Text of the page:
Abstract Philosophical and grammatical studies on etymologies (or rather pseudo-etymologies) have contributed to the compilation of various erudite works devoted to this topic from the 5th c. BCE on. However, the first etymological dictionary seems to have been that compiled by Orion of Thebes (5th c. CE), which then constituted one of the major sources of Late Antique and Byzantine Etymologica (these latter having encyclopedic character rather than being strictly etymological dictionaries). Systematic studies on etymology (Etymology ( etumologίa), Ancient Theories of), i…
Date: 2013-11-01

Etymological Dictionaries: From the Renaissance to the 20th Century

(1,574 words)

Author(s): Martin Huld
Abstract An etymological dictionary, that is a dictionary whose principal aim is to provide an index of the historical origins of words in a particular language, must be distinguished from a dictionary with incidental etymologies. Examples of the latter type represent a continuing prescriptivist tradition from antiquity, which held that knowing a word’s origin would provide insight into its ‘true’ meaning and was thus an important element in the prescriptive aim of preventing misuse or decay of a language. It is from this prescriptivist meaning that the term etymology (Gk. étymo- ‘tr…
Date: 2013-11-01

Etymological Dictionaries: Theory of Greek Etymology

(1,569 words)

Author(s): Martin Huld
Abstract The word etymology is based on the Greek adjective étymos (- os, - on / - ē, - on) ‘true’ and - log-ía  (from leg-/log- ‘gather; say’) and originally referred to the ‘true’ or correct analysis of morphological components in Greek words. This practice was prescriptive in origin and is akin to such prescriptivist pronouncements as “The actual meaning of terrific is ‘causing terror’ and not ‘exceptional’.” Devoid of these prescriptive attitudes, the earliest etymology was what we would now call derivational morphology and only concerned itself with …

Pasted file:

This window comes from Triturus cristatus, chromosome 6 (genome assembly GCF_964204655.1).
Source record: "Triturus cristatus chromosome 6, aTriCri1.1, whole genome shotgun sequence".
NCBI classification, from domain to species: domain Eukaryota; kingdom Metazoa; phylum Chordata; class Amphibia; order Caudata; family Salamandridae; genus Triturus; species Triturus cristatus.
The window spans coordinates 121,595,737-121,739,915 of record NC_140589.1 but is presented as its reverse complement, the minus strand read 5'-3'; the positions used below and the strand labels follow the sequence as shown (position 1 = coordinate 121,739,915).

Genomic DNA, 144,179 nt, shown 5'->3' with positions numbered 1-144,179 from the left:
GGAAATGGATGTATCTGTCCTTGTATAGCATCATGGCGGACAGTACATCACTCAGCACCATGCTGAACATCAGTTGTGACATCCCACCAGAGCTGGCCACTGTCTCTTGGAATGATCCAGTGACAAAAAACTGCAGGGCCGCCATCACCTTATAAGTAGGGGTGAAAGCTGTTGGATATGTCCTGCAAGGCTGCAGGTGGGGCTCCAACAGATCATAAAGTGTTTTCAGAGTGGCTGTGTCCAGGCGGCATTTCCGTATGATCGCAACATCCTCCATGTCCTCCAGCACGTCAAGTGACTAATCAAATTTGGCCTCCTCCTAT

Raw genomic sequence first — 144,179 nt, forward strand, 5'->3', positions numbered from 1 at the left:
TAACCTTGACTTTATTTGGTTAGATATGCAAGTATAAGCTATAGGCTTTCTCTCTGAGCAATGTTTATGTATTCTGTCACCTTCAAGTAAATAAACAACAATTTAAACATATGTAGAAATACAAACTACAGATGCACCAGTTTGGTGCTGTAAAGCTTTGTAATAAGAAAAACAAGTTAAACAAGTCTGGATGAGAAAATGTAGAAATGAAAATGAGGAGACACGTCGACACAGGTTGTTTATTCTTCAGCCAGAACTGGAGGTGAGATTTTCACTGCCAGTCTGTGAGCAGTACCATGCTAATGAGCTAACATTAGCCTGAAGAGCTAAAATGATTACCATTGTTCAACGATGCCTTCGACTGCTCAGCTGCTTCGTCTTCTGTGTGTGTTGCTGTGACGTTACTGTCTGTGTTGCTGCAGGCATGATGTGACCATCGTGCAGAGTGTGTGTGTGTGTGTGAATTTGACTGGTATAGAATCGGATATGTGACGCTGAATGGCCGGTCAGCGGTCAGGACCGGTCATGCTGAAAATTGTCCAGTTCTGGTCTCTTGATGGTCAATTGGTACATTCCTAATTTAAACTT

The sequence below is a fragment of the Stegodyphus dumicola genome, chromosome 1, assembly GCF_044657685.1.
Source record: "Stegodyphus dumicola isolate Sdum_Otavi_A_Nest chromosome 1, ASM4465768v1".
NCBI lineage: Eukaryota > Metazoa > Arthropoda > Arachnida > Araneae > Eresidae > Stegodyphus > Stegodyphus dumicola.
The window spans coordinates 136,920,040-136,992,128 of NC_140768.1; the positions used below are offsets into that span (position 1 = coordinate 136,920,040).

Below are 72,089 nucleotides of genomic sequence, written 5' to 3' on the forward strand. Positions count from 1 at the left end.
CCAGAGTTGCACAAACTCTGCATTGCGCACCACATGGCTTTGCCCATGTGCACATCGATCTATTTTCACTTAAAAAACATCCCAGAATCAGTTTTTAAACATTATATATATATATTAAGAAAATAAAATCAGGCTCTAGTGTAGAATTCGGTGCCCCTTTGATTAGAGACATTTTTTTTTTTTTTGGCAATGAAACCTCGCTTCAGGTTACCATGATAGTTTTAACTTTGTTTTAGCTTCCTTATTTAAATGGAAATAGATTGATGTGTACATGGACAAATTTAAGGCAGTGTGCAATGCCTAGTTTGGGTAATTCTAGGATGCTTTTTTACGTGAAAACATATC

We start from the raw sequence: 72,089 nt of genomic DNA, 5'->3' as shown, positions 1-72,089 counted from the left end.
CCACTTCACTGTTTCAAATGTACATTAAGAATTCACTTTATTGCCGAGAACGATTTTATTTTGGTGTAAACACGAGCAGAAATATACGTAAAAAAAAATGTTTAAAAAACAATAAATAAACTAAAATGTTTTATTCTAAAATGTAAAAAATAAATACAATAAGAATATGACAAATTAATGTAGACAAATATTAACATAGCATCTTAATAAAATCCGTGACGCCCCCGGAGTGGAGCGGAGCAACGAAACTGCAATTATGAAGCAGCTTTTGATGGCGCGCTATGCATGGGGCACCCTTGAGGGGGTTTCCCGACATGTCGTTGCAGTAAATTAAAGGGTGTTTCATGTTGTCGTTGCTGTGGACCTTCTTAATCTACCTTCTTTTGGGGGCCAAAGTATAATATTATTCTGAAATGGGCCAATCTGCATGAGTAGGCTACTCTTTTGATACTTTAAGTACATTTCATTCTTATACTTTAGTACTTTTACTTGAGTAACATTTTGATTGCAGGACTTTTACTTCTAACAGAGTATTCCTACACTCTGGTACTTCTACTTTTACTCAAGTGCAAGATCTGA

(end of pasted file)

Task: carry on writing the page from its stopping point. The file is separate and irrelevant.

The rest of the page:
Date: 2013-11-01

Etymology (etumología), Ancient Theories of

(2,305 words)

Author(s): Alessandro Garcea
Abstract Ancient etymology is “the unfolding of words, by which their true meaning may be made clear” ( Schol. Dion. Thrax 14.23-24). It aims less at finding the meaning of a word than corroborating it. Literary tradition from Homer onwards analyzes words, especially proper names, as a form of encrypted knowledge about the world, which authors share with their public. Philosophers have been particularly interested in the natural vs. the conventional relationship between words and things, as Plato’s Cratylus clearly shows. Grammarians, for their part, interpreted etymology…
Date: 2013-11-01

Euphemism and Dysphemism

(2,177 words)

Author(s): Tiziana Pellucchi
Abstract Euphemism is a lexical phenomenon whereby certain words become subject to linguistic interdiction and are replaced, due to apotropaic fear of the taboo items to which they refer or to embarassment when dealing with unpleasant topics; such verbal dissimulation makes use of various formal and semantic devices. Euphemisms may be divided into three groups on the basis of their subject-matter: euphemisms of superstition, decency, and politeness. The counterpart of euphemism is dysphemism, the…
Date: 2013-11-01